March 28, 2012 at 10:56 am

Google Leverages Search to Push Play

google nav bar

Google users may have noticed a new addition to the black navigation bar pictured above — you know, the one that was supposed to go away, but instead has become an omnipresent springboard for Google’s growing list of non-search services, seemingly designed to keep you frolicking in Google’s “free-and-open” garden for as long as possible. This latest addition is different; it’s not totally free.

The Google navigation bar now includes the company’s recently-released Play marketplace, combining music, movies, books, apps, and game stores into a single destination (sort of like iTunes). Perhaps most tellingly: It has higher billing than the most popular free-and-unlimited music service in the world: YouTube.

Google Play was launched relatively quietly as a platform-agnostic roll-up of the Android Market, which no longer exists, and redirects to Play. (I for one am not weeping over the loss.) Even so, Play will still offer the most obvious utility to Android users, who can use it to sync content across their mobile devices. Google Play also allows them to store up to 20,000 tracks in the cloud for free, so they’re playable on Android smartphones and even iPhones. Google+ users can share music purchased in the Play market with friends on that social network.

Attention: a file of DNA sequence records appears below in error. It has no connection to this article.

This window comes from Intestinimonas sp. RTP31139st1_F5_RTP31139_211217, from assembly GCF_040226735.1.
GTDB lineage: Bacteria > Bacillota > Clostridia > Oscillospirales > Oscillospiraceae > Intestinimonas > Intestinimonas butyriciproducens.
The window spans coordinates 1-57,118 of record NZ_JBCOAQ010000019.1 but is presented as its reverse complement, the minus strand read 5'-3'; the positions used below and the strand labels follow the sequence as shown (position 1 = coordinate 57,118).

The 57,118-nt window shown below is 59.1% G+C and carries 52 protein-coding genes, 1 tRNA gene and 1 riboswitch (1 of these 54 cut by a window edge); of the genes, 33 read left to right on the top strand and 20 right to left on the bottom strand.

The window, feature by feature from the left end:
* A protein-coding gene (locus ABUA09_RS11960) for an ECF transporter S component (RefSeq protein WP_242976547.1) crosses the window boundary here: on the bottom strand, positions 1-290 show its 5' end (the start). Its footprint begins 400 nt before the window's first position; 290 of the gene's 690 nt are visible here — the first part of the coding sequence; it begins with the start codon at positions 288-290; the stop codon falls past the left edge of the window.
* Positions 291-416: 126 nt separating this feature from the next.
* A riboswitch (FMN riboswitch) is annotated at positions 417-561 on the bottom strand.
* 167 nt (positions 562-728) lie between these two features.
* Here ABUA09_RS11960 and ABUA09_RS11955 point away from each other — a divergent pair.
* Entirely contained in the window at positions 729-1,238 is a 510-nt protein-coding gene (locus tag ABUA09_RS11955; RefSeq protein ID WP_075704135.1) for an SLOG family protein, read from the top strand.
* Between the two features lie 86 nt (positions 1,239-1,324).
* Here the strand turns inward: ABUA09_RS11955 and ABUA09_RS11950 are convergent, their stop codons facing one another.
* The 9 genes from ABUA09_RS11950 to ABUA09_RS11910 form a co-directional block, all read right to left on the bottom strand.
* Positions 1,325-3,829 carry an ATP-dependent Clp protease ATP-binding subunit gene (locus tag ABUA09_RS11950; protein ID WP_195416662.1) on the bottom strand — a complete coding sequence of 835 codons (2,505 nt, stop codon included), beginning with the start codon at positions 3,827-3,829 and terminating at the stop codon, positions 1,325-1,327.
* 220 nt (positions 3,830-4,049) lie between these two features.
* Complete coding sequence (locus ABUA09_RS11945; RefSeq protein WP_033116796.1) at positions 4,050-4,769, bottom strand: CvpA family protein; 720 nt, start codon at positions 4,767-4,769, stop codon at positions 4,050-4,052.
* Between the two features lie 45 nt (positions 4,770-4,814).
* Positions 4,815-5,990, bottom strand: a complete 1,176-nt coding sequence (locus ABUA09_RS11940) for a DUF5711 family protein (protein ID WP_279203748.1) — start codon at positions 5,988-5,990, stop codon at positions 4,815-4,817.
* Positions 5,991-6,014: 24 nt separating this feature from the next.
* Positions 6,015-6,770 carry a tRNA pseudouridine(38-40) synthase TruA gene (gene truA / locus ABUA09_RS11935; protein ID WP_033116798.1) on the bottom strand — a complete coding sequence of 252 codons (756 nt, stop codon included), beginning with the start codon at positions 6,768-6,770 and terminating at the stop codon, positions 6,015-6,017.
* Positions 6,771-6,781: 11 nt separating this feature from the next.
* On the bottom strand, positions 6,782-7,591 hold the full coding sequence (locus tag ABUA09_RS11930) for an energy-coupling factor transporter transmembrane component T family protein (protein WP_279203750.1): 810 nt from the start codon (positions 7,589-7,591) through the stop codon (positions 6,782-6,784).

Google’s shift towards overtly peddling multimedia content — as a company that built its empire on free, ad-supported services and still earns the bulk of its revenue from search advertising — is interesting. It feels like a move designed to wrangle in some of the “openness” (read: chaos) there that some have observed in the past.

Of course, we can’t ignore the outcrop of a Google music store as a long-overdue response to what has become a real sore point for Google in the digital music arena. (Fling tanked as an alternative to Airplay while consumers don’t seem to understand DLNA, and Google Music wasn’t the nuke in Apple’s iCloud that Google probably wanted it to be.) Could Google Play be yet another, perhaps better-orchestrated chance to win over Android users who are sentimental for iTunes?

It’s food for thought, at least. Google Play isn’t likely to rock the boat for existing Apple users, but a more centralized entertainment platform may be just the change that half-in, half-out Droid fans have been waiting for.